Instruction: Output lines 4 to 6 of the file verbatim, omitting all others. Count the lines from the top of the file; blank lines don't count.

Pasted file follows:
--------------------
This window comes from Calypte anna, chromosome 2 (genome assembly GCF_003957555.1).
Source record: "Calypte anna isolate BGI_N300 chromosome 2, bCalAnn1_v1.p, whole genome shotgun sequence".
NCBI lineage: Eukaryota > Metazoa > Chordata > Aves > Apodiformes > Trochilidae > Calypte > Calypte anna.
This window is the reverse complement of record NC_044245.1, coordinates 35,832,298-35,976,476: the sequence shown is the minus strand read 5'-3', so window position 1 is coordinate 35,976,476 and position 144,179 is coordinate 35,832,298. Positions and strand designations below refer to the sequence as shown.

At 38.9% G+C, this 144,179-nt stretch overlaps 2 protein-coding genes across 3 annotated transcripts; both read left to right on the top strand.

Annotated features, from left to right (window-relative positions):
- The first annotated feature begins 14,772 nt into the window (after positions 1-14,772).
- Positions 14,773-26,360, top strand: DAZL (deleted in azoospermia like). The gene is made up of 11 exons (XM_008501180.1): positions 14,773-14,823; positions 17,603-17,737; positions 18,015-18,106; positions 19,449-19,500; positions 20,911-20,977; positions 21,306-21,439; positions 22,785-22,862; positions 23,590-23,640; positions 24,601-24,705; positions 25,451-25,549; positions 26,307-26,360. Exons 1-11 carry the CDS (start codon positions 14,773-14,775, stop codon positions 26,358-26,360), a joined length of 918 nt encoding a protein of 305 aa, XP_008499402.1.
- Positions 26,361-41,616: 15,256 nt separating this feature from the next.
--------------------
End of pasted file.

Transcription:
This window is the reverse complement of record NC_044245.1, coordinates 35,832,298-35,976,476: the sequence shown is the minus strand read 5'-3', so window position 1 is coordinate 35,976,476 and position 144,179 is coordinate 35,832,298. Positions and strand designations below refer to the sequence as shown.

At 38.9% G+C, this 144,179-nt stretch overlaps 2 protein-coding genes across 3 annotated transcripts; both read left to right on the top strand.

Annotated features, from left to right (window-relative positions):